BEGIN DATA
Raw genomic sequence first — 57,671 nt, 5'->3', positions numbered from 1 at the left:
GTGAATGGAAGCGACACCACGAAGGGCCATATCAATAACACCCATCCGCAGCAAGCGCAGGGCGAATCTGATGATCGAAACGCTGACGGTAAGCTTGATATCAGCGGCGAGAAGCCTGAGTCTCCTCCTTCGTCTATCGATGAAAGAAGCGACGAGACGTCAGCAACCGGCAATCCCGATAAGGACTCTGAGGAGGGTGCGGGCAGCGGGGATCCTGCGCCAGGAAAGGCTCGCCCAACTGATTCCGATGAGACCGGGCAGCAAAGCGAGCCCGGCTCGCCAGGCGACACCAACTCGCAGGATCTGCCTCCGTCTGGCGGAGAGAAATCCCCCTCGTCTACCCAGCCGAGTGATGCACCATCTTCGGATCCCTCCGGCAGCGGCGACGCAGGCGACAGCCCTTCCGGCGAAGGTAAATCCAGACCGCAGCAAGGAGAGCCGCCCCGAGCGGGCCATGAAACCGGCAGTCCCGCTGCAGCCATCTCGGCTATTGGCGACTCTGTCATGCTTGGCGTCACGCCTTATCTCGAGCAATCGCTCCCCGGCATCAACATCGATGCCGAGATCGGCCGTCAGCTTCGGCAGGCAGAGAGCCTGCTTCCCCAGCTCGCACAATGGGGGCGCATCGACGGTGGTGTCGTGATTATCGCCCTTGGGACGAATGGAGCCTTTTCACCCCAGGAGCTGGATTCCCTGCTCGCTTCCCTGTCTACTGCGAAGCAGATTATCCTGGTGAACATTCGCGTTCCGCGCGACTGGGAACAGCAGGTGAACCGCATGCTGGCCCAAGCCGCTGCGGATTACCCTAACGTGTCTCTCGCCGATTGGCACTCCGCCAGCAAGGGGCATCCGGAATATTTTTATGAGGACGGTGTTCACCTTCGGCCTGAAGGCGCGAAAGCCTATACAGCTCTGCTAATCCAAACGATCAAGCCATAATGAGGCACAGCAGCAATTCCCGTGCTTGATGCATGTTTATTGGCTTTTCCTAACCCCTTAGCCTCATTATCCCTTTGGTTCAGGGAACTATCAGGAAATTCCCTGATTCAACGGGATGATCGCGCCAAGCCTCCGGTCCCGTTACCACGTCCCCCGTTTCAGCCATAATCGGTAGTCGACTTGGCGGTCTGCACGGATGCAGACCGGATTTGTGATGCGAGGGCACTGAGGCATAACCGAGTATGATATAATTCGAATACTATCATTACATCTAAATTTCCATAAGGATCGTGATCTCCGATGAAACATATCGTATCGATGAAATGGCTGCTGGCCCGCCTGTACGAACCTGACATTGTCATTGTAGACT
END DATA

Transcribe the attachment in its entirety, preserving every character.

Raw genomic sequence first — 57,671 nt, 5'->3', positions numbered from 1 at the left:
GTGAATGGAAGCGACACCACGAAGGGCCATATCAATAACACCCATCCGCAGCAAGCGCAGGGCGAATCTGATGATCGAAACGCTGACGGTAAGCTTGATATCAGCGGCGAGAAGCCTGAGTCTCCTCCTTCGTCTATCGATGAAAGAAGCGACGAGACGTCAGCAACCGGCAATCCCGATAAGGACTCTGAGGAGGGTGCGGGCAGCGGGGATCCTGCGCCAGGAAAGGCTCGCCCAACTGATTCCGATGAGACCGGGCAGCAAAGCGAGCCCGGCTCGCCAGGCGACACCAACTCGCAGGATCTGCCTCCGTCTGGCGGAGAGAAATCCCCCTCGTCTACCCAGCCGAGTGATGCACCATCTTCGGATCCCTCCGGCAGCGGCGACGCAGGCGACAGCCCTTCCGGCGAAGGTAAATCCAGACCGCAGCAAGGAGAGCCGCCCCGAGCGGGCCATGAAACCGGCAGTCCCGCTGCAGCCATCTCGGCTATTGGCGACTCTGTCATGCTTGGCGTCACGCCTTATCTCGAGCAATCGCTCCCCGGCATCAACATCGATGCCGAGATCGGCCGTCAGCTTCGGCAGGCAGAGAGCCTGCTTCCCCAGCTCGCACAATGGGGGCGCATCGACGGTGGTGTCGTGATTATCGCCCTTGGGACGAATGGAGCCTTTTCACCCCAGGAGCTGGATTCCCTGCTCGCTTCCCTGTCTACTGCGAAGCAGATTATCCTGGTGAACATTCGCGTTCCGCGCGACTGGGAACAGCAGGTGAACCGCATGCTGGCCCAAGCCGCTGCGGATTACCCTAACGTGTCTCTCGCCGATTGGCACTCCGCCAGCAAGGGGCATCCGGAATATTTTTATGAGGACGGTGTTCACCTTCGGCCTGAAGGCGCGAAAGCCTATACAGCTCTGCTAATCCAAACGATCAAGCCATAATGAGGCACAGCAGCAATTCCCGTGCTTGATGCATGTTTATTGGCTTTTCCTAACCCCTTAGCCTCATTATCCCTTTGGTTCAGGGAACTATCAGGAAATTCCCTGATTCAACGGGATGATCGCGCCAAGCCTCCGGTCCCGTTACCACGTCCCCCGTTTCAGCCATAATCGGTAGTCGACTTGGCGGTCTGCACGGATGCAGACCGGATTTGTGATGCGAGGGCACTGAGGCATAACCGAGTATGATATAATTCGAATACTATCATTACATCTAAATTTCCATAAGGATCGTGATCTCCGATGAAACATATCGTATCGATGAAATGGCTGCTGGCCCGCCTGTACGAACCTGACATTGTCATTGTAGACT